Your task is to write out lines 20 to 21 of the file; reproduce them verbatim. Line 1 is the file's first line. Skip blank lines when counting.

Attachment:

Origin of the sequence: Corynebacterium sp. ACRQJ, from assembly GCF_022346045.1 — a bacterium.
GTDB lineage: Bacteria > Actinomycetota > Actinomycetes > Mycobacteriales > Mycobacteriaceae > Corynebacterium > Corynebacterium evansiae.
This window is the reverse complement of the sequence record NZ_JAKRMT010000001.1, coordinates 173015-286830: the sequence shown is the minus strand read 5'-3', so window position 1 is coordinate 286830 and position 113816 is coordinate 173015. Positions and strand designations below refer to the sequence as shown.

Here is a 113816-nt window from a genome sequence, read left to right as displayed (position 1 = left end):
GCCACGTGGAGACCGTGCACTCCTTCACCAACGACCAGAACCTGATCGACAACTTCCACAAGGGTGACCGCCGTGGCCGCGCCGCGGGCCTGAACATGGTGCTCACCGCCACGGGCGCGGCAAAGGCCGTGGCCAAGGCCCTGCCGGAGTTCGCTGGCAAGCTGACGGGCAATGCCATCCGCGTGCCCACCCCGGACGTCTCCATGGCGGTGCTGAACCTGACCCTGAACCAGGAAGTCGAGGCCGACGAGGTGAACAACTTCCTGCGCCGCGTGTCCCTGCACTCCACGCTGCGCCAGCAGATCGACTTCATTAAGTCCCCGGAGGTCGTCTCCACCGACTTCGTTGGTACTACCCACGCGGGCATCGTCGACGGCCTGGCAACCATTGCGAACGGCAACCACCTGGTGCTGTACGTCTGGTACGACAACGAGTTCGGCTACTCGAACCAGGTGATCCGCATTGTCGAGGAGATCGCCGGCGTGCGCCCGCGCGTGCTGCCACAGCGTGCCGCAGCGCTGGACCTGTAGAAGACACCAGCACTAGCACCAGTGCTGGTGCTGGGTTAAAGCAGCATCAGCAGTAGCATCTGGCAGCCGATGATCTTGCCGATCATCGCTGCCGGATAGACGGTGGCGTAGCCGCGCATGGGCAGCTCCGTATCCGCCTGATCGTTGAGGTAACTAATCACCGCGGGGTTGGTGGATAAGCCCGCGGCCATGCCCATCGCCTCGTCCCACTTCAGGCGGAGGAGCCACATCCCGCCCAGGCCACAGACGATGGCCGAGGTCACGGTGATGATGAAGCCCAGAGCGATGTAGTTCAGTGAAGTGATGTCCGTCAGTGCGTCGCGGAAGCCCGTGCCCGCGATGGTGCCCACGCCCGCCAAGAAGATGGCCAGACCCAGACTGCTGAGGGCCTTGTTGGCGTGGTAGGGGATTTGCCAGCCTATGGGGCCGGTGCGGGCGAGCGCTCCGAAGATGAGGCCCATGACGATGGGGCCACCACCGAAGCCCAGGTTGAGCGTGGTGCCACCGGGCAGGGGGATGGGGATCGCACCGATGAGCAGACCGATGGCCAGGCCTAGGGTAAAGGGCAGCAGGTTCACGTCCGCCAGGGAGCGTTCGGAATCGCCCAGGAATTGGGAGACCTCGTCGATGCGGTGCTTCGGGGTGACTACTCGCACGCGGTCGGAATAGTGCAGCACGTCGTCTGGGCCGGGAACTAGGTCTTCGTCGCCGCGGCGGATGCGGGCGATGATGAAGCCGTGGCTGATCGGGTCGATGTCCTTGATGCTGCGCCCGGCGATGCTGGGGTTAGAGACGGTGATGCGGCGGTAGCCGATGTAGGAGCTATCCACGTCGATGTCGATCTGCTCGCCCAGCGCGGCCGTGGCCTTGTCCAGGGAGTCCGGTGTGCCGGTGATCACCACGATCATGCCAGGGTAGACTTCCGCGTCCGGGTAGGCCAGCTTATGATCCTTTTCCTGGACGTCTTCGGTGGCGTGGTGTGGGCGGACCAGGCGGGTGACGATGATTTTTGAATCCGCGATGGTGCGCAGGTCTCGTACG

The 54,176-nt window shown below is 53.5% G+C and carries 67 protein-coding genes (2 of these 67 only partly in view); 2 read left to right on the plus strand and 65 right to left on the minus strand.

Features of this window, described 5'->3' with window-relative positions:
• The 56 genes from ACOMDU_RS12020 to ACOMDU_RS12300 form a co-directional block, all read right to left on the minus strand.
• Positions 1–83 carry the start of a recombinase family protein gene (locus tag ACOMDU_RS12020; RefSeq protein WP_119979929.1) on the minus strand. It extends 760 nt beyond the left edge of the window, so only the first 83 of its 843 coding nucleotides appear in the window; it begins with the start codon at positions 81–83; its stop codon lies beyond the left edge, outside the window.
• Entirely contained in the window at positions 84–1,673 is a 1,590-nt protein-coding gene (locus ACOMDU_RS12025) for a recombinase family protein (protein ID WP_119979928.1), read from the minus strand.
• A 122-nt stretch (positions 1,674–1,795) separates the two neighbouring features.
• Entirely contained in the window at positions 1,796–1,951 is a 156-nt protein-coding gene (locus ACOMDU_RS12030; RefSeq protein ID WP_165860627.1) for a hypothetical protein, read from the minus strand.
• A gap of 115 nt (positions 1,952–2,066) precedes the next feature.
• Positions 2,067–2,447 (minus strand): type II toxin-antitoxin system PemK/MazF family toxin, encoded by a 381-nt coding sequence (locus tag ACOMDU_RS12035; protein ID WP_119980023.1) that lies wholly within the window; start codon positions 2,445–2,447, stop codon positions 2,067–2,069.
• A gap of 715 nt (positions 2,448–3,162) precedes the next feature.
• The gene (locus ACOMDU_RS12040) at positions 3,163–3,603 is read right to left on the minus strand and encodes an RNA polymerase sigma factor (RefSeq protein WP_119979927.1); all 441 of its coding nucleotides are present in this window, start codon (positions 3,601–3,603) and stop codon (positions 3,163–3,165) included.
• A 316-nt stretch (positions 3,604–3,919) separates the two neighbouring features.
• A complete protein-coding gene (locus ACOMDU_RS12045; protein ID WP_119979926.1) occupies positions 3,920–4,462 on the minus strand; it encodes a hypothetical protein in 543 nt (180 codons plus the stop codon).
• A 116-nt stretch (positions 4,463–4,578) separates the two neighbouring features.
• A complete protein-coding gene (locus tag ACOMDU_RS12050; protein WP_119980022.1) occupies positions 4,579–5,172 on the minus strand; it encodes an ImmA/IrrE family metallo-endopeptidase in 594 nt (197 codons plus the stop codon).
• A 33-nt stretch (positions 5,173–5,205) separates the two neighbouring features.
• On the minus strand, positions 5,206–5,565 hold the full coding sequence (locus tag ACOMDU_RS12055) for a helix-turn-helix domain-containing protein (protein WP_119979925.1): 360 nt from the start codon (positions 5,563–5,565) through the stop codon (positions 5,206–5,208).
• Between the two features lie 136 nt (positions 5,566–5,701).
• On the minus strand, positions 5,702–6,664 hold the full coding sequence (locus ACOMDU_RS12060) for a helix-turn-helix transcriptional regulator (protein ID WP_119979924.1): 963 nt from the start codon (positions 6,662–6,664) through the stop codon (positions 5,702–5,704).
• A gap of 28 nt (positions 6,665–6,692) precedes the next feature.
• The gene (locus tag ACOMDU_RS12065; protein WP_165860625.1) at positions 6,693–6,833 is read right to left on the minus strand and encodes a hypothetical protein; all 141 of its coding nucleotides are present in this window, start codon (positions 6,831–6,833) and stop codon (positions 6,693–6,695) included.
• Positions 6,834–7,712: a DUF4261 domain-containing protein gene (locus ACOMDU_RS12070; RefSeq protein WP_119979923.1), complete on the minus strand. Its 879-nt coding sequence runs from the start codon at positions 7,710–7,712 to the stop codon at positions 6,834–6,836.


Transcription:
• A complete protein-coding gene (locus tag ACOMDU_RS12050; protein WP_119980022.1) occupies positions 4,579–5,172 on the minus strand; it encodes an ImmA/IrrE family metallo-endopeptidase in 594 nt (197 codons plus the stop codon).
• A 33-nt stretch (positions 5,173–5,205) separates the two neighbouring features.